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The University of Southampton

Emeritus Professor David Wilson BA, MBBS, PhD

Professor of Human Developmental Genetics

Emeritus Professor David Wilson's photo

Professor David Wilson is an Emeritus Professor of Human Developmental Genetics within Medicine at the University of Southampton.

Professor Wilson was appointed to the Chair of Human Developmental Genetics in 2000. He completed general professional training in internal medicine and paediatrics before specialist training in Clinical Genetics.

His PhD, that included a period of time in the University of Amsterdam, investigated DiGeorge Syndrome and helped identify the significance of 22q11 deletions and define the phenotype. This established an interest in human embryonic development and in particular cardiogenesis.

Professor Wilson leads a group that investigates human embryonic development: current projects include the genetic basis for congenital heart disease, cardiac progenitor stem cells and the role of ALMS1 in the pathogenesis of the Alstroms syndrome phenotype.

In Southampton, he has been Divisional Director of Human Genetics, Deputy Director of Research (Faculty of Medicine) and co-founded the Centre for Human Development, Stem Cells and Regeneration. He helped establish the University of Southampton 4 year Integrated PhD programme in Stem Cells and is currently Associate Director of Internationalisation  (Faculty of Medicine).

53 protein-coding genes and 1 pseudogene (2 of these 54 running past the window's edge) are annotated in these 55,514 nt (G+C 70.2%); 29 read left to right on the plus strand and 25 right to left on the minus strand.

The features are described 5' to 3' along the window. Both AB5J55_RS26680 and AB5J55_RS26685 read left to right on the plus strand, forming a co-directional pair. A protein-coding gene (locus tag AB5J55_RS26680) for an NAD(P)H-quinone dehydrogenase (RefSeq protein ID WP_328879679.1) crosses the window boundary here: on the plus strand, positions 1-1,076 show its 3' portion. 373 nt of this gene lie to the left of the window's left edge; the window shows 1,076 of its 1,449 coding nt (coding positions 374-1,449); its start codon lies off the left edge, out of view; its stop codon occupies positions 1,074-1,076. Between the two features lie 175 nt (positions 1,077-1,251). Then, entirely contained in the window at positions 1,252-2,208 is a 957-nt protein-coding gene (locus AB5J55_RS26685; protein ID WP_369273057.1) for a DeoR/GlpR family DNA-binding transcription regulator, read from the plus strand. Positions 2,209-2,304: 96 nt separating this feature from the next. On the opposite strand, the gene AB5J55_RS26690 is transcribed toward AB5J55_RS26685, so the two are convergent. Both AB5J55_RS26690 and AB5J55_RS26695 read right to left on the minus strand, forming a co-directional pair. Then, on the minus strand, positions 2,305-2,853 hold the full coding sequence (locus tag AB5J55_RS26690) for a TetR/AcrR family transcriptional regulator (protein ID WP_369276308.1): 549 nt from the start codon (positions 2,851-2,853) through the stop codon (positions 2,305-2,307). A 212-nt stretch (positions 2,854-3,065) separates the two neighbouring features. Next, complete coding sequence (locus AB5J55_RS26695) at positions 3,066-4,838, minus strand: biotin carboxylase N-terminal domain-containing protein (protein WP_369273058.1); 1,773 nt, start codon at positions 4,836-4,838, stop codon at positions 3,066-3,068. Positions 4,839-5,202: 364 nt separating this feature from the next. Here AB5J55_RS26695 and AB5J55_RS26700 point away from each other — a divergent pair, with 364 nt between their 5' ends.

BA, Physiology, University of Oxford 1981
MB.BS, Medicine and Surgery, University of Newcastle, 1984
PhD, University of Newcastle, 1995

Appointments held

MRC Clinician Scientist, University of Newcastle, 1994-1998

Senior Lecturer, Medical Genetics, University of Newcastle, 1998-2000

Professor of Human Developmental Genetics, University of Southampton. 2000- present

Research interests

Professor Wilson’s group work within the Centre for Human Development, Stem Cells and Regeneration, and investigates the molecular genetic and cellular events during embryogenesis and the fetal period with a focus on cardiac development and cardiac genetics.

Cardiac Development, Congenital Heart Disease and Stem Cells

The group is interested in the development of the structure of the heart during normal development and the genes that control this process. This is investigated with access to human embryonic and fetal tissues which is considered necessary and extremely important given that although there are similarities between mammalian species, there are also differences. Ultimately the group is trying to establish the causes of malformations in humans.

Potential students, post-doctoral scientists or clinician scientists who are interested in joining the group are encouraged to contact Professor Wilson.

1. Hypoplastic left heart syndrome

Professor Wilson’s group has a programme of research that investigates why children are born with a cardiac defect and in particular whether some families or individuals have a genetic predisposition. The research has focused on stenosis or obstruction of the left side of the heart and in particular hypoplastic left heart syndrome.